It isn’t hard to spot the inconsistency in our country’s two foremost challenges. The first challenge is that the free and democratic United States is fast becoming a low-trust nation that sometimes seems on the brink of dissolution. The second is that the U.S. is being overrun by a record number of illegal immigrants risking their lives to get in.
If the country is so badly off, why are people around the world flocking to it in unprecedented multitudes?
According to critics on the right, we’re a banana republic with a deep state bent on crushing dissent. Why take such a treacherous journey just to go from one banana republic to another? According to the left, we’re a racist, imperialist enterprise poised to turn white-nationalist or fascist once and for all should Donald Trump win reelection. Shouldn’t Latinos and Africans and Asians be risking their lives to avoid a place like that?
Apparently not. Last month, 181,000 people crossed the southern border illegally, the majority of them from Latin America. This beats the previous high, which was set in 2019—when Trump was president. Illegal immigrants aren’t nearly so hung up on partisan politics as American citizens are.
They’re coming here in numbers we can’t handle because America—uncertain, distrustful, and divided as it is—is the greatest country in the world.
As a free-market, federalist-minded people, Americans should understand better than anyone that where human beings with options choose to go is the most valuable measure of desirability. Gavin Newsom can call California the country’s true “free state” all he likes. But Americans are flocking to Florida and Texas for a reason. And immigrant hopefuls from around the globe are dying to come to the U.S., no matter how much we or anyone else complain about the state of our politics.
The flood of illegal immigration rightly grabs the headlines because it’s a massive law-enforcement failure that’s stretching the resources of every state. But legal-immigration statistics tell a similar story about America’s popularity, with the number of permanent U.S. visas issued to people applying outside of the country back at pre-pandemic levels. Today, as ever, the U.S. is the top immigrant destination by a huge margin.
The difference between Americans and would-be Americans in how they view the U.S. comes down to a difference in time scales. We assess the health of the country at the every-day level of the news cycle or the policy change. At the most, we see it in four-year chunks after presidential elections. By virtue of their distance from quotidian American life, they see the country on an enduring historic scale. From where they stand, the United States offers the same hope of freedom and prosperity that it always did.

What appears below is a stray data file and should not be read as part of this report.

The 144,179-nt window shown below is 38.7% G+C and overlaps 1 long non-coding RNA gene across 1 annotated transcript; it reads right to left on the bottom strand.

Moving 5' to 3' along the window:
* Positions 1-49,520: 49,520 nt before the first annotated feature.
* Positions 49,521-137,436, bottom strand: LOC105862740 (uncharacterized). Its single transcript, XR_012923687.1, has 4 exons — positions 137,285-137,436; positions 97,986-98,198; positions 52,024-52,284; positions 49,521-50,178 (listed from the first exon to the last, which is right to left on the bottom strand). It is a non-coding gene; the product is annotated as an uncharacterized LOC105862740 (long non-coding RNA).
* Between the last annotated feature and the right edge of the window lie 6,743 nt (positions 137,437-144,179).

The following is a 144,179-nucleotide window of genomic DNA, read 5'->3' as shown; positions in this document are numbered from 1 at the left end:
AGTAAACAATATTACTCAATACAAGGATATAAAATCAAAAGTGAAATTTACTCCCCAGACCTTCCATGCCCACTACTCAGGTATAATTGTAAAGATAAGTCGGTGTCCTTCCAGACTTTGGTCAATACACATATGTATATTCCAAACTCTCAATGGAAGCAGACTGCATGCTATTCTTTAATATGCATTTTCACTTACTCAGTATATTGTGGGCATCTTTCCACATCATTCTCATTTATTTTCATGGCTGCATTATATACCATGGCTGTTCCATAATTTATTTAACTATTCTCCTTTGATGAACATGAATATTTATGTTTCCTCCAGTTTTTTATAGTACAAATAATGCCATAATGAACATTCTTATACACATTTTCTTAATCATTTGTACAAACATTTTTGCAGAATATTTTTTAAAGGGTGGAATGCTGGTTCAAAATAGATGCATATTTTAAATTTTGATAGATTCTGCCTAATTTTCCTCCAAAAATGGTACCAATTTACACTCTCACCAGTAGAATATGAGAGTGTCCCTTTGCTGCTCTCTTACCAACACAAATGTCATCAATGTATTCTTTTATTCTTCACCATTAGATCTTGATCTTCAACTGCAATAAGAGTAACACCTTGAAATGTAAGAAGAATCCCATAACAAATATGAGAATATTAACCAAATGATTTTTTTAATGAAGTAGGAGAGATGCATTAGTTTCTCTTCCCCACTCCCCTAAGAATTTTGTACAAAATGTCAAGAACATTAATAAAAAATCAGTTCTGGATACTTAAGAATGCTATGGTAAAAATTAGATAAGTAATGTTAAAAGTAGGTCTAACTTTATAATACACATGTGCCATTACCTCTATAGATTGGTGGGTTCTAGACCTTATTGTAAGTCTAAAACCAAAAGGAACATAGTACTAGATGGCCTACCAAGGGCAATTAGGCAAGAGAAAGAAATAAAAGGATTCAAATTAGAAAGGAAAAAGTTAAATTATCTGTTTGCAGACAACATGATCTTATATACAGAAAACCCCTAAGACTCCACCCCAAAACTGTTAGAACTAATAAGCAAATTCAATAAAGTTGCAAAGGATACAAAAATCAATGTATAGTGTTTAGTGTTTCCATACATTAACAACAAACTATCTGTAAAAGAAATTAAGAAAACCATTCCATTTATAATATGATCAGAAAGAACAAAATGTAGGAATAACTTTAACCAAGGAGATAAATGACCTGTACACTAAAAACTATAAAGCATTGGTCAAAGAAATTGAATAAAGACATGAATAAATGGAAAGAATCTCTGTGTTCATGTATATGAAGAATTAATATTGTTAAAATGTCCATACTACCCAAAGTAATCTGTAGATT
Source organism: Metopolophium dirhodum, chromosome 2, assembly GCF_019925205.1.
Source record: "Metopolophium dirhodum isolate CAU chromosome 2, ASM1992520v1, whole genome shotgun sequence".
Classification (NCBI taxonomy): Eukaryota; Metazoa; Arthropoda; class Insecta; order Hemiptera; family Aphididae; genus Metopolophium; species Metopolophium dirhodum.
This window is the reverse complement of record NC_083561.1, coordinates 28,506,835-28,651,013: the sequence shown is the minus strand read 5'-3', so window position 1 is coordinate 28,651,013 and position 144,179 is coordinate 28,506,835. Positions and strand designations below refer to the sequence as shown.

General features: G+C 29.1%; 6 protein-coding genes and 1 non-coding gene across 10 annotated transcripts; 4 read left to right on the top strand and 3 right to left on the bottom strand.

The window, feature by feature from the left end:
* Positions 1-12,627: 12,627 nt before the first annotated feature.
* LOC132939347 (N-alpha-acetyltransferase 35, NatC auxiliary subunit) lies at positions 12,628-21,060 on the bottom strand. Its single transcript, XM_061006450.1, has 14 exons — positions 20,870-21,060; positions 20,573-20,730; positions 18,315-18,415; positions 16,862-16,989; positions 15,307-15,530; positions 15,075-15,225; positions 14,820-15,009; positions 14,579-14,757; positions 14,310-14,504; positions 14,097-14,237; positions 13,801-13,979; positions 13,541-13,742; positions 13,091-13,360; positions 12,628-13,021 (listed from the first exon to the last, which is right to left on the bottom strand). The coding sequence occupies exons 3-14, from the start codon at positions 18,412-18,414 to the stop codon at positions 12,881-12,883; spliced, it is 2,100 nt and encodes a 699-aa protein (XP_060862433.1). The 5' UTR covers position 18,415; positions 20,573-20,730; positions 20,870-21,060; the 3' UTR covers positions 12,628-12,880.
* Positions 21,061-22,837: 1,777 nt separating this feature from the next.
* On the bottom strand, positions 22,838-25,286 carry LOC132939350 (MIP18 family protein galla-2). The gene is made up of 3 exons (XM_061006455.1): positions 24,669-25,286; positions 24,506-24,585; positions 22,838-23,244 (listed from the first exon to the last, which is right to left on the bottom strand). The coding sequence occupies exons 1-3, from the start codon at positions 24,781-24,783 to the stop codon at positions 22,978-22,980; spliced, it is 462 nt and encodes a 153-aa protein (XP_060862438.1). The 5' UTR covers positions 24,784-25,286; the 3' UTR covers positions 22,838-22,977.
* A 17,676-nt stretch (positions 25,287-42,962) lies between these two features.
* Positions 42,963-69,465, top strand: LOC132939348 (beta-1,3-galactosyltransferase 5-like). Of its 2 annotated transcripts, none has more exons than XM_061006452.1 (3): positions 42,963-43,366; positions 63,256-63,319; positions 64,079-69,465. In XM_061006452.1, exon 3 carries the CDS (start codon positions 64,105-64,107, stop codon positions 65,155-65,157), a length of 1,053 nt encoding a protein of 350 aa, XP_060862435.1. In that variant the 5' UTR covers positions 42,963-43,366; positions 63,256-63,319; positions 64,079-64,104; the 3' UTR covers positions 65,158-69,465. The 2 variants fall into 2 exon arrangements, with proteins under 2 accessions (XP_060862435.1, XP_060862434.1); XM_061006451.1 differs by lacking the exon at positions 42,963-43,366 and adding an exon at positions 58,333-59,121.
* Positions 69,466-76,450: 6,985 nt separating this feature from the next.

Where we see a country-ending crisis, they see a blip. Where we see a deep-state despot or a xenophobic strongman, they see another president who was elected by the people they want to join. Where we lose trust in an institution or leader, they retain hope in the larger historic experiment.
It’s not that everyone coming here is deliriously enamored of the Founding. Many may not even be very familiar with the nation’s origins altogether. But they don’t have to be (until they take a citizenship test). American cultural dominance has long stretched to every continent, and it continues to leave people with a sense of the opportunities conferred by our system.
Naturally, among such people, there are those ready to sneak in, exploit our freedoms, and do us harm. That is a real crisis, but it’s not existential. Resolving it requires the every-day work of crafting policy, allocating resources, and enforcing the law.
Our trust crisis, on the hand, could be existential for the very reason that there is no policy fix. It thrives on the shared devaluation of our national self-image. Reversing it, then, surely entails keeping the country open to legal immigrants who take the long view of the American dream. And it wouldn’t hurt if we tried harder to see the nation as they do.